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Ovaries 'can work after menopause'

Women who go through early menopause and cannot have children have been offered new hope after scientists found a way of apparently getting ovaries working again.

The study could pave the way for women to one day have their own babies even though they have gone through the menopause at an early age.

Premature ovarian failure affects 1% of women under the age of 40, with one in 1,000 (0.1%) going through it under the age of 30.

The normal age for menopause is the subject of debate but experts consider early menopause to be before the age of 45.

Possible reasons include chromosome abnormalities, such as a women with Down's syndrome; enzyme deficiencies, where enzymes damage eggs and prevent the production of the hormone oestrogen; and auto-immune diseases, where the body effectively turns on itself.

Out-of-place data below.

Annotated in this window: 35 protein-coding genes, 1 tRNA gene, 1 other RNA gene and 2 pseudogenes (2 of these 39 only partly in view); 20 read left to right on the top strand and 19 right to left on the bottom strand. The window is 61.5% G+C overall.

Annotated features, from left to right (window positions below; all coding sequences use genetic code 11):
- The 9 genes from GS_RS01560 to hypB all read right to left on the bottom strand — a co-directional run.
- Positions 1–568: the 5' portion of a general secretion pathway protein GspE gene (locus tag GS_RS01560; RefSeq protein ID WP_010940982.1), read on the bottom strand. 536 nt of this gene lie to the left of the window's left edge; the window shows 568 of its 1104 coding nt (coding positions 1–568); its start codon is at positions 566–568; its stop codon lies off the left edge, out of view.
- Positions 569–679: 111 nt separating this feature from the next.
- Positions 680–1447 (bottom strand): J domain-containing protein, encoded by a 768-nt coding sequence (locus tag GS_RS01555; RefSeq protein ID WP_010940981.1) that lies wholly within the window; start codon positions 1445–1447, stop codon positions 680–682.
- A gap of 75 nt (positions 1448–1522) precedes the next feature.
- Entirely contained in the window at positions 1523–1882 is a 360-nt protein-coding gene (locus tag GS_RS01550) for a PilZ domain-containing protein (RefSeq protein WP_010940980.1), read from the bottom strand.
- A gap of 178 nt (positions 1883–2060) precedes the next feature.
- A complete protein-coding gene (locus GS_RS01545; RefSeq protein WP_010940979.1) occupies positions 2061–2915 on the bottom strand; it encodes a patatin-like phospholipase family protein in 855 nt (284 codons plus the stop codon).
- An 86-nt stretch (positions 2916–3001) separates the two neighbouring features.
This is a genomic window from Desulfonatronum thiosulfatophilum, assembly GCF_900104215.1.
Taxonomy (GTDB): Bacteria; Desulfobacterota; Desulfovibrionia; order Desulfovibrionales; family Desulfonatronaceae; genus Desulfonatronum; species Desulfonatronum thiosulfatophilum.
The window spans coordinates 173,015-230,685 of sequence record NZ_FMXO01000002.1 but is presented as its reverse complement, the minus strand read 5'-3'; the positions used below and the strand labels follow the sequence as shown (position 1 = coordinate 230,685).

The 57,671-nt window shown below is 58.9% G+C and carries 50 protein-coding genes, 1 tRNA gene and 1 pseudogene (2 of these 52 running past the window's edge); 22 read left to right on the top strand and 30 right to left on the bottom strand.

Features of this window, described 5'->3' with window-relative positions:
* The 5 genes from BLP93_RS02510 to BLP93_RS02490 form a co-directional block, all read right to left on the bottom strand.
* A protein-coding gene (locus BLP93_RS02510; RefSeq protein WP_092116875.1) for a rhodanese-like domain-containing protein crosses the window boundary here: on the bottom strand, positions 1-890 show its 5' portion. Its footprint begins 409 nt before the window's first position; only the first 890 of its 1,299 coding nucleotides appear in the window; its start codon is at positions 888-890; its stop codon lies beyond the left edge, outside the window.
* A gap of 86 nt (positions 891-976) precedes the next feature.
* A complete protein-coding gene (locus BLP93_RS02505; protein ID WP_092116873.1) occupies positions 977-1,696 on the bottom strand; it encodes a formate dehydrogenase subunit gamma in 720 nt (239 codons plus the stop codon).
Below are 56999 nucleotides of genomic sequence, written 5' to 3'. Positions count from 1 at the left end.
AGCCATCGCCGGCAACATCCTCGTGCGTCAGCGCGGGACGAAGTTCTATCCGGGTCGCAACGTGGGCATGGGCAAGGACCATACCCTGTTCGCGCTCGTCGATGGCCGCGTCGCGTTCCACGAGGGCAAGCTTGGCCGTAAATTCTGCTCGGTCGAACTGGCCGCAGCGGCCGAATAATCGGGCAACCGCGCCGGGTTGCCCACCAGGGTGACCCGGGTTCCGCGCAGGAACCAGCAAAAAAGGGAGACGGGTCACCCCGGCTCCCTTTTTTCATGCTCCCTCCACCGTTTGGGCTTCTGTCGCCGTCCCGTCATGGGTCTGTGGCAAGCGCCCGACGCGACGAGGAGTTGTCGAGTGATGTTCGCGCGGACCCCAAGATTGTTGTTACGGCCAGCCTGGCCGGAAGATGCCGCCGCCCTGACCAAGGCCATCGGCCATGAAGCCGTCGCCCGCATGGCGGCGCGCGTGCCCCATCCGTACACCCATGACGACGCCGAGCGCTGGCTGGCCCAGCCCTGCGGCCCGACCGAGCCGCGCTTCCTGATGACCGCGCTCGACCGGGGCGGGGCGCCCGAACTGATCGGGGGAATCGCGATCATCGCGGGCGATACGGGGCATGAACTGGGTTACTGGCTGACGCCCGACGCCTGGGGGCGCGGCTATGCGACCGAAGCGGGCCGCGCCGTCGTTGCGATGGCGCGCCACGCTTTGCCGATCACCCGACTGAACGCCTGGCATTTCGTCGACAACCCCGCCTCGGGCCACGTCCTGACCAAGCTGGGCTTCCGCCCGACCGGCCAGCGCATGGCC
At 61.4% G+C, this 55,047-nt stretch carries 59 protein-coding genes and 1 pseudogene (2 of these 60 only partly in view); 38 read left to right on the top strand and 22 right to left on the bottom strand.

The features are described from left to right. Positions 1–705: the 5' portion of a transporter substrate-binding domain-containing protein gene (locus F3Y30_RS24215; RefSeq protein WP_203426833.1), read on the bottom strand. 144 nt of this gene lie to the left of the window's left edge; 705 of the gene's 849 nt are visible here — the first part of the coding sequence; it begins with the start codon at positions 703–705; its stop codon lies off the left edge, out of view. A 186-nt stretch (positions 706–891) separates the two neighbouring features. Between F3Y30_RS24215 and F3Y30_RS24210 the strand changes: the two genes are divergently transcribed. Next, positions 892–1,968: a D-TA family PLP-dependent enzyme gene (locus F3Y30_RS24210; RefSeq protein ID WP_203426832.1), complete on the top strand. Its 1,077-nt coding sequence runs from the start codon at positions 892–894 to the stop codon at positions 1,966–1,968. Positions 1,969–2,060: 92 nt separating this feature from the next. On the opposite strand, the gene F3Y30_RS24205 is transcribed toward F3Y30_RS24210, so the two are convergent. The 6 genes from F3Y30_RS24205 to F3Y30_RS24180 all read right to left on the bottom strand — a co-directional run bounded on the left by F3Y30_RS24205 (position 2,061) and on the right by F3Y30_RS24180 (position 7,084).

Scientists at the World Congress of Fertility and Sterility in Munich said their latest work in rats could offer hope for the future.

A team from Cairo University in Egypt used stem cells to restore ovarian function in a group of 60 female rats.

The rats were divided into four groups during the experiment, with the first not given any treatment and acting as a control.

Rats in all the other groups were treated with a chemical to stop their ovaries working, with those in the second group then given injections containing stem cells.

Group three was injected with a saline solution to act as a control, and the group four rats had ovarian failure but received no treatment, also enabling them to act as a control.

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